Name Of The Game: Blake Geoffrion

Tim Lucarelli


Blake G


The passion for the game of hockey is passed down through some generations of families. We've seen success from the Howe, Dineen, Hextall, Sutter, and of course the Geoffrion lineages. The Geoffrion family is certainly one of the most successful families to play in the NHL, from Howie Morenz to Bernie "Boom Boom" Geoffrion to Dan Geoffrion. Both Howie (7) and Boom Boom (5) have their numbers retired side-by-side in Montreal, and the two Hall of Famers share nine Stanley Cups. While Dan's career was short-lived, he was still a heck of a hockey player and after his retirement, he moved to Nashville and raised four boys, one of which is Blake Geoffrion.


Growing up in Nashville was a bit of a challenge for an emerging hockey player, and Dan even admits now of trying to discourage the young boys from playing hockey by dressing them with extra equipment and large skates. It didn't work. As Blake grew, he became a stronger and more talented hockey player, all the while closely following his home town Nashville Predators. Through the game of hockey, Blake maintained an unbreakable bond with his grandfather, Boom Boom, a nickname which was given to him for his thunderous slap shot. Bernie also claims to have invented the slapper, but that's a story for another day. When Boom Boom died in 2006, his faint last words were "It's about time," spoken to Blake after he had called to tell of a two-goal game, breaking a long goal drought. Blake still wears number five to honor his grandfather.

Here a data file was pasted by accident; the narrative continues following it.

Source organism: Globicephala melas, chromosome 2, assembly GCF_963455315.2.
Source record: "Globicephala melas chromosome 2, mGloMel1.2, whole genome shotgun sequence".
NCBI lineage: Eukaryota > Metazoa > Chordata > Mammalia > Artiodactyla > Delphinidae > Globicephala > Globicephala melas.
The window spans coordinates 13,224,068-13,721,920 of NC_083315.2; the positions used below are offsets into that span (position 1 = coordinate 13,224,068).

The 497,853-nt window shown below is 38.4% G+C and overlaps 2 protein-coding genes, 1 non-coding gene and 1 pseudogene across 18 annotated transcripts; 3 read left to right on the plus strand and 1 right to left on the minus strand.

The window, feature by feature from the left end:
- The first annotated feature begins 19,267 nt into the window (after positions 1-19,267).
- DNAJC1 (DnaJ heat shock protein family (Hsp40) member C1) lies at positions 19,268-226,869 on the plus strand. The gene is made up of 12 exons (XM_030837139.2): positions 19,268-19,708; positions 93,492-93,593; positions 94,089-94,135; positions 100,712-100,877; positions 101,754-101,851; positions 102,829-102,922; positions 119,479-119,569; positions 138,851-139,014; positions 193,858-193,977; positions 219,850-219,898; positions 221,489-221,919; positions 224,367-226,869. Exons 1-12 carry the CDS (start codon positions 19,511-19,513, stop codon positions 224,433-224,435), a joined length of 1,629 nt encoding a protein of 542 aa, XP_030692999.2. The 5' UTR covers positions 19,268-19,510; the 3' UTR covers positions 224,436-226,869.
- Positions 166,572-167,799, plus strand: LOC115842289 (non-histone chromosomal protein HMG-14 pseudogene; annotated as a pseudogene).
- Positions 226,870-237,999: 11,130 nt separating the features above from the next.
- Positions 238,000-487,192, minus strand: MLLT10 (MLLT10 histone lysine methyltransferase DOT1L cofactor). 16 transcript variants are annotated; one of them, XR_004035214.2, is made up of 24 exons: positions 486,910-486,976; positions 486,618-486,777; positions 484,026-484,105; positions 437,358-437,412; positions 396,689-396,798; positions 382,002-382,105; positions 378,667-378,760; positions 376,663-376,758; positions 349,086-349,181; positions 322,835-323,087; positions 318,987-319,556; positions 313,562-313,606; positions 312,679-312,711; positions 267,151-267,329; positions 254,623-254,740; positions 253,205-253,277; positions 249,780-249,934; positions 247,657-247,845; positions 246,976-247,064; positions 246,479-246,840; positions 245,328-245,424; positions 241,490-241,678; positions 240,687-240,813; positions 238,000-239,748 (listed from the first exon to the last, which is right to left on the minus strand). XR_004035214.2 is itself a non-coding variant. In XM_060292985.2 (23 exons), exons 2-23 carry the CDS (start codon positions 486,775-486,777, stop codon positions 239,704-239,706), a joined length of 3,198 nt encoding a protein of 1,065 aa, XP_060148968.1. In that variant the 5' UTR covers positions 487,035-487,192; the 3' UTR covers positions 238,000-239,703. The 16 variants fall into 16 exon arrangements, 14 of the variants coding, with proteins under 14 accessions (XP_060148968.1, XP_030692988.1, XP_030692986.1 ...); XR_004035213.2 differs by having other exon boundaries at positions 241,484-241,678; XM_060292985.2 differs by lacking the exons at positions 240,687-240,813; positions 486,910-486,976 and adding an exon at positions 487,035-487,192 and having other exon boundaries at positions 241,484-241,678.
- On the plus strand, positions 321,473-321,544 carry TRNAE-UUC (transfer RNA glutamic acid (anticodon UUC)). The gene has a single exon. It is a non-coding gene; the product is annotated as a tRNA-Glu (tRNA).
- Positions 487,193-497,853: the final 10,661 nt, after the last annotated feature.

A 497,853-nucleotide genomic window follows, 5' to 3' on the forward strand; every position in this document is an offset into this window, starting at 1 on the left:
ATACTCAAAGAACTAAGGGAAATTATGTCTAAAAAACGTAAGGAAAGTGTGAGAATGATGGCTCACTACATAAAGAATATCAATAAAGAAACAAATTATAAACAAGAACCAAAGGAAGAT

At age 16, Blake left the music city and began skating with the US National Development program, where he would play for two years. In the following summer, Nashville would draft Blake 56th overall, making Blake the first Nashville developed hockey player to be selected by the Predators. With many colleges offering scholarships, Blake eventually chose Wisconsin. In his senior year, Blake, now captain, led the team in style. While Geoffrion's 50 points in 40 games was an impressive career high, he also led the team to the NCAA Championship game in a losing effort to Boston College. Despite falling one win short of his goal, Geoffrion would capture the Hobey Baker Award, a first for any Wisconsin Badger.


After four years with the Badger program, Blake left the Wisconsin campus and joined the Milwaukee Admirals, just in time for three playoff games. Not missing a beat, Blake scored two goals in his limited preview of professional hockey. He would spend the offseason preparing for training camp and despite playing well, he would begin his season in Milwaukee.  At the time, Admirals coach Lane La